Make a list of things to stop doing. I mean clubs, organizations, or other recurring commitments that you just keep doing even though they no longer bring you joy. Make room for something you love. Even if you love watching The Big Lebowski (again) on the couch. No judgement here.

Identify three things that you would normally trudge through, and make your plan to kindly decline them this year. Usually go to five holiday parties? Pick three. Feel the need to pack the weekends with activities? Plan for down time and don’t give it away for anything.

Spend even as little as one hour planning how you will spend your money. How much will you donate? How much will you spend on stuff versus experiences? If you only have $100 to donate, pick your organizations and how much, and cross it off your list of things to think about or spend on for the rest of the year.

Look for things that are a good total value to you. This means that you might spend time, but get money AND energy in return. Or you donate money which means you can decline volunteering and save time, and it brings you energy because you love the organization you are supporting.

Write down three things that give you energy, and three things that drain your energy. Plan more of the good stuff, and less of the soul-sucking things. The awareness alone will be a fascinating discovery.

Bonus! Keep track of the changes you made to how you spend your time, energy, and money, and review it afterward. How did it feel to you? Who else noticed? How do you want to spend your resources going forward?

The permission to take control of how you spend your time, energy, and money this year might be the best gift you’ve given yourself for a long time. If you had a choice (and you do), how would you rebalance your three buckets?

About the author:

Katie Rasoul is the Chief Awesome Officer for Team Awesome, a leadership coaching and culture consulting firm. Find out more by visiting  or Find Katie on LinkedIn, Instagram, Facebook and Twitter.

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A Manifesto On Community; An essay from Katie Rasoul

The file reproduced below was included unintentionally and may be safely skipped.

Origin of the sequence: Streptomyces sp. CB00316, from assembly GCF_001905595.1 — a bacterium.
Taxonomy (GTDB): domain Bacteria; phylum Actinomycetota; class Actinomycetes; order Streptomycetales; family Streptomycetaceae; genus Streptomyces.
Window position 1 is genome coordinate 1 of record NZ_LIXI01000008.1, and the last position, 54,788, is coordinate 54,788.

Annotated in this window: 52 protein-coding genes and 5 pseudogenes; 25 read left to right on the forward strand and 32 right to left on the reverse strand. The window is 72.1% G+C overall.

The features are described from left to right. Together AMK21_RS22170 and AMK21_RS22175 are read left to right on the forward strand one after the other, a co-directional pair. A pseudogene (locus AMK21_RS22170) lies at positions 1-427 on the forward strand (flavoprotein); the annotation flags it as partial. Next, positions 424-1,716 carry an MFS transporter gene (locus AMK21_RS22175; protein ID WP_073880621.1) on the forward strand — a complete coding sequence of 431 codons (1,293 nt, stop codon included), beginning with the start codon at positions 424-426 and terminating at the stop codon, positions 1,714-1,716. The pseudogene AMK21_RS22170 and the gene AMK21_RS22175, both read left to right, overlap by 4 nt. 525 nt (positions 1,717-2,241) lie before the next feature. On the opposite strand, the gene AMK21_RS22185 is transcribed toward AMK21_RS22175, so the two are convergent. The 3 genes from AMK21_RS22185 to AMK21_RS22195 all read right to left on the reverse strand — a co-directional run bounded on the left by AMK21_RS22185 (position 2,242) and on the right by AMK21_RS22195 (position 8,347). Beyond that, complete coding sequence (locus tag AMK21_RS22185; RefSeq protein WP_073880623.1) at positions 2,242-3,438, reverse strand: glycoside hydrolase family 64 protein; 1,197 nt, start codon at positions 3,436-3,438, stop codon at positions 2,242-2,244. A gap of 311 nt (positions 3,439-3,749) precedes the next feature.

I had the distinct privilege to spend most of 48 solid hours in a room with some crazy smart and heart-centered people a few years ago with the purpose of discussing and clarifying the idea of “Community.” The group included entrepreneurs, HR practitioners, consultants who make the world a better place to work, a futurist, and experts on inclusion. It was a life-changing discussion that knocked something loose inside of me. Ever since this conversation, I have been obsessed with the idea of belonging. It is something I have been studying, trying to define and understand ever since.

On the topic of community, here were some of the key questions that we collectively tried to answer, or at least, consider:

  • How do we define community?
  • What unique characteristics show up in community?
  • How does a community differ from a group or organization?
  • What is needed to create community, and what destroys it?

Often, we first think of community as a physical place like the city where you live, the church you attend, or some other physical representation. But I would challenge you to look beyond the physical, beyond the obvious. I am certain you have been in plenty of places and spaces that did not feel like a community.

After careful consideration, here is how I see community.

It is not a place, but a feeling. You feel a sense of community when the key defining factors come together and elevate a group of people from simply a group experience to being in community with one another. There are factors that create the sense of community, and any one of them on their own might be used to describe a group, or family, or organization. However, when combined together and elevated to a higher level, the synergy that is created becomes a sense of community and something deeper than just a collection of people in the same place, at the same time, with something in common.

Some of the factors that might be a part of the community equation are:

  • A feeling of belonging
  • A feeling of trust
  • Human caring
  • Commonality of some sort between participants
  • Crucible, shared experiences
  • Self-awareness and social awareness
  • Commitment to the community from members

When we can elevate these factors and create synergy, a sense of community is possible. 

I see it as a type of ecosystem. Communities are dynamic, meaning they always adjust when people come and go, and as things in the community shift it can stay intact. It supports the needs of the individual and maintains equilibrium for the community simultaneously.

This does not mean we should only be with people who are “like us.” It does not mean that we don’t listen to, and consider varying points of view. It does not mean that we dig our heels deeper into our side of the argument. By doing these things, we are closing ourselves off to the open-mindedness and possibility that we must bring to the table in order to find and receive a sense of community. Without this trust and willingness, you may think you are searching for community, but will wonder why you can’t quite find it.